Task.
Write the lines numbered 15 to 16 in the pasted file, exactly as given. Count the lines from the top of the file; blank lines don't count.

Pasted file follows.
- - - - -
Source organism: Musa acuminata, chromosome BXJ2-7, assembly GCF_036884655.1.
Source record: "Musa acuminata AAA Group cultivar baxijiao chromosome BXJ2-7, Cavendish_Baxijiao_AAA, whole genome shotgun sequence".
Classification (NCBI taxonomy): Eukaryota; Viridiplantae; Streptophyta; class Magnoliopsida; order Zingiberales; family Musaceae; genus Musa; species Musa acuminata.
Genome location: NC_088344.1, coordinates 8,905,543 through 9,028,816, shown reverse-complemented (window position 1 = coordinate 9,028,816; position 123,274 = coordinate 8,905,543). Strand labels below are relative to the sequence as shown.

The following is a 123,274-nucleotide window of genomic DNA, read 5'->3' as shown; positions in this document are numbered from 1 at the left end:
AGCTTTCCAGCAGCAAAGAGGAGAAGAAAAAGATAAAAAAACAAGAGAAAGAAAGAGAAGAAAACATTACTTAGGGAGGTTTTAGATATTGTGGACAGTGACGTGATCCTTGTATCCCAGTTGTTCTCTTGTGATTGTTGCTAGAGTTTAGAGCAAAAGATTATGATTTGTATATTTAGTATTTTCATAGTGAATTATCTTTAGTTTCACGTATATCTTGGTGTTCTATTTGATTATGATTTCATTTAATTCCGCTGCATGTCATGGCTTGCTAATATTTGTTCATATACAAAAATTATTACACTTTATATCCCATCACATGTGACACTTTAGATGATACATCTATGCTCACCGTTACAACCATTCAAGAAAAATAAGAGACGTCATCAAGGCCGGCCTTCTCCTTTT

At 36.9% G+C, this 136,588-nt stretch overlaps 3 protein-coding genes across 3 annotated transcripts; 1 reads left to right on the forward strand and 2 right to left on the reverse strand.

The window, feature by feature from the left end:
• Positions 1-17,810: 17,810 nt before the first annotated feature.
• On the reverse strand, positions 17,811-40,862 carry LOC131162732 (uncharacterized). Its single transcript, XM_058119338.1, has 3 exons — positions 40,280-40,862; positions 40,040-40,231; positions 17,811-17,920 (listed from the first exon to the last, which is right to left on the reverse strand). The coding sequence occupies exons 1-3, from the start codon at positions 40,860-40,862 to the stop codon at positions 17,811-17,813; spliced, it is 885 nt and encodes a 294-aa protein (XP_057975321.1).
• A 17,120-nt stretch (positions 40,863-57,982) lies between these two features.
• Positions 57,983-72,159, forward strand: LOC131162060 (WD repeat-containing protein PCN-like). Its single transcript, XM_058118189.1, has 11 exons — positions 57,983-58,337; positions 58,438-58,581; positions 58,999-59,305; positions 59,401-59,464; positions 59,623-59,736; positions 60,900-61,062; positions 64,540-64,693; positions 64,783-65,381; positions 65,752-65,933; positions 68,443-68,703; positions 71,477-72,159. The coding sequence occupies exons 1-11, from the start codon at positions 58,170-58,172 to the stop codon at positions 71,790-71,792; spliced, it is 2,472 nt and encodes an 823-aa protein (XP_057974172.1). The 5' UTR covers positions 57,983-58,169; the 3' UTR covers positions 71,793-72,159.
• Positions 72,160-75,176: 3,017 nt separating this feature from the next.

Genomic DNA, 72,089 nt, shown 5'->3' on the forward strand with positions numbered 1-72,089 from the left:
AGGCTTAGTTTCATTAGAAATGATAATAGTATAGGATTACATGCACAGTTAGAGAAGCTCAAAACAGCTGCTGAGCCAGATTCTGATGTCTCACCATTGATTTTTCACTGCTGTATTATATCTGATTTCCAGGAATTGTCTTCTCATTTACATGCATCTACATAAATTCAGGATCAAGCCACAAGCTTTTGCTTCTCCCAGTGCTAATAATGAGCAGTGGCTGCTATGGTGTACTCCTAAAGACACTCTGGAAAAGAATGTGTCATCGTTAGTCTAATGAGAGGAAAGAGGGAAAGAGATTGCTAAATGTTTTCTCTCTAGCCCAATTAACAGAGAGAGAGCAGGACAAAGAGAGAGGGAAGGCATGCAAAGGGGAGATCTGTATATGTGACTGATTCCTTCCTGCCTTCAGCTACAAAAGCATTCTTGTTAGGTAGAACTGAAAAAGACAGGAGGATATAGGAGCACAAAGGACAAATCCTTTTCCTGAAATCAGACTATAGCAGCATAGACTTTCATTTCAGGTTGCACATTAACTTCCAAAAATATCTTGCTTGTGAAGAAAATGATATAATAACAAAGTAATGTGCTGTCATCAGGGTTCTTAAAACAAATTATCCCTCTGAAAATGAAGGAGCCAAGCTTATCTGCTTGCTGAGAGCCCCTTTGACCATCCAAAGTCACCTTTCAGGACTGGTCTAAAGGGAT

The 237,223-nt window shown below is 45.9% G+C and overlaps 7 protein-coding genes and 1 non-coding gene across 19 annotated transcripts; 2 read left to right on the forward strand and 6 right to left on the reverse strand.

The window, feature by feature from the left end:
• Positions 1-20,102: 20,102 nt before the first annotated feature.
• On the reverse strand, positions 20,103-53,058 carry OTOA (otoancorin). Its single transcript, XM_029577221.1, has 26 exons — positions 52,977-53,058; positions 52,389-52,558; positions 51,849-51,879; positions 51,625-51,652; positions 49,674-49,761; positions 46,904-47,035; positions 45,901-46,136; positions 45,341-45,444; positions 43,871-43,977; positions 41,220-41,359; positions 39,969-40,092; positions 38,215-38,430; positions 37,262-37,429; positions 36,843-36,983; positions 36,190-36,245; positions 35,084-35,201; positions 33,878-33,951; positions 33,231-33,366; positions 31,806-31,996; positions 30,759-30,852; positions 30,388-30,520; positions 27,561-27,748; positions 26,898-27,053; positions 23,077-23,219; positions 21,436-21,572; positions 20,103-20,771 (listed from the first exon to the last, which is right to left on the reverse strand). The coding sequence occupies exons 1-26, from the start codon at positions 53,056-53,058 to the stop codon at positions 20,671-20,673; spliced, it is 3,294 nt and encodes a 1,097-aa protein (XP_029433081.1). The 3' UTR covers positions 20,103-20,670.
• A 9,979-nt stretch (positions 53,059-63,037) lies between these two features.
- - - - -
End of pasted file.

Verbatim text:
AGGCTTAGTTTCATTAGAAATGATAATAGTATAGGATTACATGCACAGTTAGAGAAGCTCAAAACAGCTGCTGAGCCAGATTCTGATGTCTCACCATTGATTTTTCACTGCTGTATTATATCTGATTTCCAGGAATTGTCTTCTCATTTACATGCATCTACATAAATTCAGGATCAAGCCACAAGCTTTTGCTTCTCCCAGTGCTAATAATGAGCAGTGGCTGCTATGGTGTACTCCTAAAGACACTCTGGAAAAGAATGTGTCATCGTTAGTCTAATGAGAGGAAAGAGGGAAAGAGATTGCTAAATGTTTTCTCTCTAGCCCAATTAACAGAGAGAGAGCAGGACAAAGAGAGAGGGAAGGCATGCAAAGGGGAGATCTGTATATGTGACTGATTCCTTCCTGCCTTCAGCTACAAAAGCATTCTTGTTAGGTAGAACTGAAAAAGACAGGAGGATATAGGAGCACAAAGGACAAATCCTTTTCCTGAAATCAGACTATAGCAGCATAGACTTTCATTTCAGGTTGCACATTAACTTCCAAAAATATCTTGCTTGTGAAGAAAATGATATAATAACAAAGTAATGTGCTGTCATCAGGGTTCTTAAAACAAATTATCCCTCTGAAAATGAAGGAGCCAAGCTTATCTGCTTGCTGAGAGCCCCTTTGACCATCCAAAGTCACCTTTCAGGACTGGTCTAAAGGGAT

The 237,223-nt window shown below is 45.9% G+C and overlaps 7 protein-coding genes and 1 non-coding gene across 19 annotated transcripts; 2 read left to right on the forward strand and 6 right to left on the reverse strand.